Paper magazine’s newest cover face is not a social media influencer or a music industry up-and-comer, or even a Gen Z icon like Madonna. It’s a 50-year-old (soon to be 51) editor of a legacy print brand. Edward Enninful, editor in chief of British Vogue, leaps through the air wearing a black Gucci suit, his Cutler and Gross eyeglasses and a wide-open smile. A second digital cover — both were shot last December in London by Nick Knight — has Enninful sitting on the floor surrounded by models he has featured on the pages of British Vogue since taking over in 2017. The accompanying story is a conversation between Enninful and his friend Linda Evangelista.
Evangelista, of course, appeared on the cover of British Vogue last August; it was the first interview in which she spoke in depth about being “brutally disfigured” by cosmetic surgery. Enninful styled Evangelista himself for the shoot; she was covered head-to-toe in florals and tweeds.
The Paper cover is an interesting choice for the once avant garde publication — most famous for featuring a very oily and naked Kim Kardashian. And the choice to feature Enninful — the new guard at an old guard institution that has ceded dominance to an unruly self-publishing social media generation — is an interesting one.
Enninful, who was born in Ghana and emigrated with his parents to London, got his foot in the door at Condé Nast in the Aughts as a contributing stylist for flagship American Vogue. Enninful, who is also European editorial director at Vogue, radically diversified the models featured in the pages of the magazines. In 2018, he put Rihanna on the cover of British Vogue’s September issue; she was the first Black woman to grace the magazine’s all-important issue. That same year, Halima Aden became the first model to wear a hijab on the cover of British Vogue. He featured plus-size models Candice Huffine, Tara Lynn and Robyn Lawley on the cover of Italian Vogue and also did an all-Black version of the magazine.
In Paper, in a conversation with writer Mikelle Street, Enninful and Evangelista talk about their long friendship, the evolution of the media and fashion industries and the challenge to create buzzworthy content in a splintered media universe. “You have to surprise, you have to create conversation,” Enninful tells Street. “So I’m very aware of that. I know that the Linda September [British Vogue] cover was the most spoken-about thing that month, but it also sold very well. The video is my personal highest-viewed video. I called Linda when it hit one million views.”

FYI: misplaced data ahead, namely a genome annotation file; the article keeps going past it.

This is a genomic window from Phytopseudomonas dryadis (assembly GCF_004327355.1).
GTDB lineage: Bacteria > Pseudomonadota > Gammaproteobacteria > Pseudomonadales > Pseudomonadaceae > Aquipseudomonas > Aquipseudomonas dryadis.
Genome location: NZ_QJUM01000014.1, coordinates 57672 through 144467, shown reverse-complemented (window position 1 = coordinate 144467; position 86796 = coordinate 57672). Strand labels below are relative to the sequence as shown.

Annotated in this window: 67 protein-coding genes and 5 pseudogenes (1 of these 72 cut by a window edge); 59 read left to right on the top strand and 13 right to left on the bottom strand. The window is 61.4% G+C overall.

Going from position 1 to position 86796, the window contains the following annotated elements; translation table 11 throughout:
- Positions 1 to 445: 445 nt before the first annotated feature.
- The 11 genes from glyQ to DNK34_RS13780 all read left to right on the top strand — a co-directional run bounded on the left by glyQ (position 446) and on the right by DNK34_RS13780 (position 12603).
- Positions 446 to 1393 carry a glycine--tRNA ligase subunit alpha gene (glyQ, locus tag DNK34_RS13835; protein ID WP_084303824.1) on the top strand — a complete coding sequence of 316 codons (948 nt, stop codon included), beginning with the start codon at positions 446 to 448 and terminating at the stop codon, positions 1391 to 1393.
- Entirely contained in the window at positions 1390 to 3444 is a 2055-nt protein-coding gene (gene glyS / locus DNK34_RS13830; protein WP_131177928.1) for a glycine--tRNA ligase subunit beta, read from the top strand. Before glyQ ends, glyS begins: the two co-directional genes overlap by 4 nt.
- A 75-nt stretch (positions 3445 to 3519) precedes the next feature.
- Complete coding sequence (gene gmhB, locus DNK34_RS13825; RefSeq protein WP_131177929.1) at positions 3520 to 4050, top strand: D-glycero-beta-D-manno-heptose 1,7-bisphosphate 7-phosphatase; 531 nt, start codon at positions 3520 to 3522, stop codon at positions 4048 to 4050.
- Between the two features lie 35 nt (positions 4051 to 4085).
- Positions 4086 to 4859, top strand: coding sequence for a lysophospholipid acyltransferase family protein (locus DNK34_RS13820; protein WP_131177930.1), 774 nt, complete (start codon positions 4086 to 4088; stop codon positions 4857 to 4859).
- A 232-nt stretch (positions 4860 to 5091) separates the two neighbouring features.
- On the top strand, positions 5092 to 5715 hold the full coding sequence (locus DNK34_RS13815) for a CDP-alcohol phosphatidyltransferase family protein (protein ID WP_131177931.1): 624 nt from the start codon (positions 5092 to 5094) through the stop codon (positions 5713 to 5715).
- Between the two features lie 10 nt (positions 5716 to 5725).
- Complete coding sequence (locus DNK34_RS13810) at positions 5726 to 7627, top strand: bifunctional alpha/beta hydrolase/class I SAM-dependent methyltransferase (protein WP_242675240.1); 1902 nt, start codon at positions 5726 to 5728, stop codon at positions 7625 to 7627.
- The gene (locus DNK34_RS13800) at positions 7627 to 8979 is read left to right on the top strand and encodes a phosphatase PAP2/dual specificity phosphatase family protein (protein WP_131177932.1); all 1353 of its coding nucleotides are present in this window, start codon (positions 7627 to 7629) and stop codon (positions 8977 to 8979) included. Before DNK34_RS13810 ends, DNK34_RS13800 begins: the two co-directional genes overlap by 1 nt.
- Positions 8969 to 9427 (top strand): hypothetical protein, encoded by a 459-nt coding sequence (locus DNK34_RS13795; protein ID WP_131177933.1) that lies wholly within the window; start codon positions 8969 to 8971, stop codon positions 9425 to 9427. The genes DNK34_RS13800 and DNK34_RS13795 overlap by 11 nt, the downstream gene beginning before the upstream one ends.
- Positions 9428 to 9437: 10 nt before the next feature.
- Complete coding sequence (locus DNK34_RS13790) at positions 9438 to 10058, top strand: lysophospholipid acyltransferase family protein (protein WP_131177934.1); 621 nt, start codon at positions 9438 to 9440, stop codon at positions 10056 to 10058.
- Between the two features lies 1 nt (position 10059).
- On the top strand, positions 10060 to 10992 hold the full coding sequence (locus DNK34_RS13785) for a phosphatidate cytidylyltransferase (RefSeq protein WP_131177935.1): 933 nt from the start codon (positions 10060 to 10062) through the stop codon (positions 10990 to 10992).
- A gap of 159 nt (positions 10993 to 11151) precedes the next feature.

Justin Moran, who was named editor in chief of Paper last year, told WWD that Enninful had no concerns about appearing on the cover. “If anything, it’s an opportunity [for Enninful] to speak to a new audience,” he said.
Paper, which was launched as a counterculture monthly, is currently very much grounded in youth culture and LGBTQ storytelling. So it’s not exactly a competitor to Vogue. The interview celebrated Enninful’s impact on diversifying an industry that has long glorified and promoted Eurocentric and heteronormative ideals of beauty.
The conversation did not touch on Enninful’s future at Vogue or his allegedly fraught relationship with Anna Wintour, global chief content officer for Condé Nast, who has been editor-in-chief of American Vogue since 1988. Once a protégé, Enninful may be an obvious heir apparent to Wintour, 73 — if not a competitor, as Enninful’s British Vogue has distinguished itself as more creatively dynamic than the flagship.
Moran said no topics were off limits during the conversation. (Evangelista does not talk about her disfigurement.) But he notes that the Paper audience is not exactly pining for revelations about the behind-the-scenes machinations of the media industry power base.
“I think generally people are less interested in the power of institutions and just trusting something because it is powerful and we’re not supposed to question why or how,” said Moran, who at 28, is very much a digital-native editor. “Paper is an independent publisher, so the way that we can move is very different from a lot of other publications. I think that’s why our work resonates with younger people. Edward wasn’t born into something that made it so that he was going to be successful in this industry. That’s why I connect to him on a personal level. And I think that’s why so many people connect to his work, because even though he is now in the top position of a hugely respected, historic publication, the way that he got there is much more relatable.”